NATO workshop focuses on energy and environmental risks facing the Alliance
Food scarcity, natural disasters, the management and distribution of scarce water resources, and the interruption of vital energy supplies are examples of seemingly unrelated factors that can have an effect on security. On 17 September, a NATO workshop was held to look at how such factors and vulnerabilities interact, how they could affect NATO member states and ways in which the Alliance could respond to these security risks.<!IoRangePreExecute>
In an interconnected world, NATO must be prepared to react to security challenges caused by limited resources and environmental factors. Ensuring a steady supply of energy, for example, is more than just a resource concern, it is also interwoven with international security.
“I believe energy is increasingly becoming an issue for international relations, including international security relations,” says Michael Rühle, Head of the Energy Security Section at NATO.
Countries can no longer assume that the energy resources they currently depend on will endure. “We have built our energy infrastructure assuming that what is there won’t change – and it is changing quite dramatically, we can see this all over the world,” underlines Cleo Paskal, an Associate Fellow at Chatham House.
The workshop, which took place in Brussels, Belgium, brought together climate and energy experts, representatives from think tanks, and civilian and military officers from NATO to tackle these challenges in a simulation exercise. It was an opportunity for them to create and discuss real-world scenarios dealing with the critical security implications of energy and environmental issues.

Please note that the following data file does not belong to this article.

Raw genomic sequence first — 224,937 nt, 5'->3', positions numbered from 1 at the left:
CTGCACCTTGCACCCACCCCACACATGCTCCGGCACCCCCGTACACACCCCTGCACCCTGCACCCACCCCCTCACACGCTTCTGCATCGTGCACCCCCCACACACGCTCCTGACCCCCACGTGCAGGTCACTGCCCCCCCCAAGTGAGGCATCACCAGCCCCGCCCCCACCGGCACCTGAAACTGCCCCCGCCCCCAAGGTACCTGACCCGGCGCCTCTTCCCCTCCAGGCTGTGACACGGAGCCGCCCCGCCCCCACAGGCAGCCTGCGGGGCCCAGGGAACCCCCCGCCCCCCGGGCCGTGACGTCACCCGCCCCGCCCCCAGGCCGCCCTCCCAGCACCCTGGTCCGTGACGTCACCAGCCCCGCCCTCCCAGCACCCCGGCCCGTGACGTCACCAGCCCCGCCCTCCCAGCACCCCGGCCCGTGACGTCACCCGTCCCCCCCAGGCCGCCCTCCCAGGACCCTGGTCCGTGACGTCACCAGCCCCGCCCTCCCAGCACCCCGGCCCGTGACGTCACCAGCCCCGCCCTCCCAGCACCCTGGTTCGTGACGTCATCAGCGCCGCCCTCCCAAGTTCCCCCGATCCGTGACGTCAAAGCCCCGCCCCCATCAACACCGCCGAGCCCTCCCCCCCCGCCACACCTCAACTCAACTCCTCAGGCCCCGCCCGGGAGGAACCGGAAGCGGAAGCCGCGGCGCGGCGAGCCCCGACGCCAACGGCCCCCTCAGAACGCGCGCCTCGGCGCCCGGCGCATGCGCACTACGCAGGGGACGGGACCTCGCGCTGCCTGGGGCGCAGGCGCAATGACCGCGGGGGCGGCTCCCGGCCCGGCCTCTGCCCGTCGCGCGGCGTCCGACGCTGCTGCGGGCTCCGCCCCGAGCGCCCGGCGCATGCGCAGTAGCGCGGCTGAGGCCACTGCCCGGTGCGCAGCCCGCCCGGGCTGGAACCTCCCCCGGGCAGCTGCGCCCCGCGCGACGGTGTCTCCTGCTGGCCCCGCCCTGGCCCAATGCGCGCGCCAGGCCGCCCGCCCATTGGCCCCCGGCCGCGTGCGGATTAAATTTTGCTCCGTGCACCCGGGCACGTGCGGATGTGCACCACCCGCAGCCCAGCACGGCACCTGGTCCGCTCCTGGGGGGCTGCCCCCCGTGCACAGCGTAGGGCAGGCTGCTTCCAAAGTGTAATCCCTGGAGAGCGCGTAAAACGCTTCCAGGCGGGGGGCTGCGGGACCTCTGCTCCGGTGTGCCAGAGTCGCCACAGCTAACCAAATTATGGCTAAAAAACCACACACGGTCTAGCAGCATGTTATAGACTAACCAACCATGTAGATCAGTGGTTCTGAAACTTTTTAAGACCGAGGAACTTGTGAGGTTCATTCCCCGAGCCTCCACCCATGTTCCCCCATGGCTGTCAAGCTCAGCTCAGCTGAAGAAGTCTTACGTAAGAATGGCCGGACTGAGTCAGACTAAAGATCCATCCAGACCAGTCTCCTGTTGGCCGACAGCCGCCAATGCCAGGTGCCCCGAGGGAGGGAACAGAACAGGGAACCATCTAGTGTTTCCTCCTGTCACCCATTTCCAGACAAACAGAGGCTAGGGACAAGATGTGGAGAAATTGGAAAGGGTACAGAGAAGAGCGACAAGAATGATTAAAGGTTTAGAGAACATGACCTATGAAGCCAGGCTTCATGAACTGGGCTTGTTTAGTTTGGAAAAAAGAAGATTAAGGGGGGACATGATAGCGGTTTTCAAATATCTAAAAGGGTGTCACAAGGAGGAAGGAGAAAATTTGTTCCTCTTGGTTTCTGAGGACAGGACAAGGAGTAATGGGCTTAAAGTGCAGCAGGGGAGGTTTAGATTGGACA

“What happens in the Arctic doesn’t stay in the Arctic,” points out Dr Chad Briggs from the Air University Minerva Initiative on Energy and Environmental Security.
The workshop was not about predicting future crises but instead focused on better understanding the various factors that may lead to instability. By understanding these factors, participants hoped to expand their strategic horizon.
“One of the goals of this workshop is to think the unthinkable, expect the unexpected,” says Farshad Mohammad-Avvali, a consultant in the Energy Security Section of NATO’s Emerging Security Challenges Division, which organised the workshop.
Dr Chad Briggs and Dr Tracy Walstrom Briggs – both experts from the Air University Minerva Initiative on Energy and Environmental Security at Maxwell Air Force Base in Alabama, the United States – developed the scenario-building approach. Funded by the Office of the US Secretary of Defense, their team translates complex scientific and geographical data into military planning tools.
Future workshops will help the Alliance identify key security vulnerabilities that may arise from these issues, allowing their incorporation into NATO’s advance planning process.